The first time I came across Miranda July, it was like I had been singed by a fireball. The year was 1996, and the budding 22-year-old artist who would go on to write, direct and star in two critically acclaimed feature films was still deeply entrenched in the punk rock underground. Onstage, July emitted a raw, bizarre, brave and otherworldly presence; her multimedia, one-woman show for a small Saturday audience at the Portland Girl Convention was marked by altered voice monologues, a barrage of psychosocial visuals and subterranean subtexts of sexualized power struggles.
Today, sitting in an immaculate suite in San Francisco's Four Seasons Hotel, Miranda July smiles when I bring up that long-ago performance. "It's funny because I just watched a performance from a similar time. I showed a clip of something I did the other night, and I was like, whoah, I was kind of tough, you know?" she says, taking a sip of chamomile tea. "And I still am, but I'm also so interested in the craft of it at this point."
In town to promote her second feature film, The Future, July is wearing a pink button-down shirt and a baggy brown sweater—the look of a small-town librarian. She's just flown in from Los Angeles, where she lives with filmmaker husband Mike Mills. Married since 2009, July is open about the fears that arose upon saying "I do" and how they influenced the themes in The Future.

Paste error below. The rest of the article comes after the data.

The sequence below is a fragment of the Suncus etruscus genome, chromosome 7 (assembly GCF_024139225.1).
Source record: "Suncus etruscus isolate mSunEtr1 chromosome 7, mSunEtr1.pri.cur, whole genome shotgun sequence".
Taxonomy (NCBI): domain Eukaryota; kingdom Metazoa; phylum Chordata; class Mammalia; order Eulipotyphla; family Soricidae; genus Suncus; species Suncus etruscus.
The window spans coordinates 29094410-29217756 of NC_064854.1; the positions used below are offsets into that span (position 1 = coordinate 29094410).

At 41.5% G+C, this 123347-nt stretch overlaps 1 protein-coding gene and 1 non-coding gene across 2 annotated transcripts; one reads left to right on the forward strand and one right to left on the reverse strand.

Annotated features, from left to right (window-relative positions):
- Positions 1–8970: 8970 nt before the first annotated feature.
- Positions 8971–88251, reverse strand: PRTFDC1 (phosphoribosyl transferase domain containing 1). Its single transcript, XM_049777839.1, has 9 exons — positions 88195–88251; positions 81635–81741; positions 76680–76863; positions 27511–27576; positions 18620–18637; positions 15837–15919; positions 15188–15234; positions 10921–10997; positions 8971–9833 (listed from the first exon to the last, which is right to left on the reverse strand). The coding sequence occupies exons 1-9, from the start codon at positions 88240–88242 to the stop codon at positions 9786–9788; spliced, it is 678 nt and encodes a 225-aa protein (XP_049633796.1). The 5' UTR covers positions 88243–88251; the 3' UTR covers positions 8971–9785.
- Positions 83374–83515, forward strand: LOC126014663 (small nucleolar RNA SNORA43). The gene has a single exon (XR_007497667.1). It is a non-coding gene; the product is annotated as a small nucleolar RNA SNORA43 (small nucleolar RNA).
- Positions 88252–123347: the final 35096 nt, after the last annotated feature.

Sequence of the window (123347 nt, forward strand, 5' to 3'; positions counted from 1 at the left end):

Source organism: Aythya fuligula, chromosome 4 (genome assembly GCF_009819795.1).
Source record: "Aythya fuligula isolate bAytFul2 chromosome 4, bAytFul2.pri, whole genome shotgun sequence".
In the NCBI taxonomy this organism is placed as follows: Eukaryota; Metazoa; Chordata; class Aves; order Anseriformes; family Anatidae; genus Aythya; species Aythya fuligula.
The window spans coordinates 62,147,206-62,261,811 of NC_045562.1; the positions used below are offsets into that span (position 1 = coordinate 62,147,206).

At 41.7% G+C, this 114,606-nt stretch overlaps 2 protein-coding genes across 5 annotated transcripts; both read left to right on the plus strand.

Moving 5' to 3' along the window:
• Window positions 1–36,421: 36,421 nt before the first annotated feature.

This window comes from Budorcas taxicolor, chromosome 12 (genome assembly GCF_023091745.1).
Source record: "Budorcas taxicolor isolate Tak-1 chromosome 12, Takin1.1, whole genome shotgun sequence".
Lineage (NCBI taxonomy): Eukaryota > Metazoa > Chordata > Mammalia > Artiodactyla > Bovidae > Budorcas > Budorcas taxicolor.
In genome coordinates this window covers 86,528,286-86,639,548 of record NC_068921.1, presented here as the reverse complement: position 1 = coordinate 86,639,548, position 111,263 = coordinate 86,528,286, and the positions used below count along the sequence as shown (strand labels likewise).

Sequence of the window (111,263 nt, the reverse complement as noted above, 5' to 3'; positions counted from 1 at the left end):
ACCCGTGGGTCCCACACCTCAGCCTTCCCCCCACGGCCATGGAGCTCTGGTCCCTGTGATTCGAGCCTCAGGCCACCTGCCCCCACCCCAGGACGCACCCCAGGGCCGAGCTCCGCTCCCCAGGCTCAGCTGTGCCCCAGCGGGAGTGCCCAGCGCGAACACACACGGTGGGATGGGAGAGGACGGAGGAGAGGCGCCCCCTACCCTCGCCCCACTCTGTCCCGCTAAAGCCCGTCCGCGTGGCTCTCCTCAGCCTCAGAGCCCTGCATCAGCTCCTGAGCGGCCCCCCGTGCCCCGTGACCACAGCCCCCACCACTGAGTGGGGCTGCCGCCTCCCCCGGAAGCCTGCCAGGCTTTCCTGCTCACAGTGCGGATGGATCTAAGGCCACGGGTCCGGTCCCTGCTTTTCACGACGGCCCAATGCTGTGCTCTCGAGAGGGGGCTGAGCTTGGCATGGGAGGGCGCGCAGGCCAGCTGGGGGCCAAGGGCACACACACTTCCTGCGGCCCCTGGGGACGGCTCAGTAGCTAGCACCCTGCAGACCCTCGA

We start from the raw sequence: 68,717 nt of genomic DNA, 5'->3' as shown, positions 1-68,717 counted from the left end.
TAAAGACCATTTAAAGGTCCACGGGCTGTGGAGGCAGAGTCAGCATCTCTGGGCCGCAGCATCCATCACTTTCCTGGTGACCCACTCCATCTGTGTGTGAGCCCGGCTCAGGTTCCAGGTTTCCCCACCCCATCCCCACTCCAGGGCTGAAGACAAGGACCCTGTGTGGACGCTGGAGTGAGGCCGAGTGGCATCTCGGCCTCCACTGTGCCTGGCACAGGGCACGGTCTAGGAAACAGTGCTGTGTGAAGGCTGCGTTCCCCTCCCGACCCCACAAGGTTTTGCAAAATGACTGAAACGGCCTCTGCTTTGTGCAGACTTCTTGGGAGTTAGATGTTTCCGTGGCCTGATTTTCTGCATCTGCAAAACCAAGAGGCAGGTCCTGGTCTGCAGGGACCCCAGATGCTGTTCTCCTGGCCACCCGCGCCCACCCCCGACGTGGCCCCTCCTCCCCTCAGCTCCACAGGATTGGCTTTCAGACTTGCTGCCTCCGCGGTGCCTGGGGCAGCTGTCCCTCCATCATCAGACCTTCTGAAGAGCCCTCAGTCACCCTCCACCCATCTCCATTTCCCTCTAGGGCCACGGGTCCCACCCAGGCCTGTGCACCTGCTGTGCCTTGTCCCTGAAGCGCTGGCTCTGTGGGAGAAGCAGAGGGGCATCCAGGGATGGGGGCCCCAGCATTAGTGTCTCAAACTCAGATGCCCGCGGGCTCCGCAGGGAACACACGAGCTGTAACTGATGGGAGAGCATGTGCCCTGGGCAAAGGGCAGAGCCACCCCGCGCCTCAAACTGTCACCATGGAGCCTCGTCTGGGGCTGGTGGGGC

"Maybe it was part of getting married and committing to someone until the end of this life, you know, it made me think about the end more," she admits.
The Future tells the story of Sophie and Jason, a thirty-something couple living in Los Angeles. Sophie works as a children's dance instructor. Jason does at-home phone-tech support. They decide to adopt a cat, Paw Paw, a bandaged creature that has been injured in a car accident. (The cat, somewhat infamously, narrates the movie.)
The impending adoption, a month away, forces the couple to assess their personal freedom, and the two realize that they've pushed aside their best-laid plans in favor of the molasses of a long-term relationship. In response, they quit their jobs, cancel the internet, and set out to spend the last 30 days of freedom figuring out what they really want to do with their lives.
Sophie decides she wants to achieve YouTube stardom by making a video of herself dancing; Jason just wants to be guided by fate, mistakes and coincidences. But instead of exploding into art, Sophie becomes frozen and stagnant with fear, leading to a fateful phone call that ultimately and dramatically derails her plans.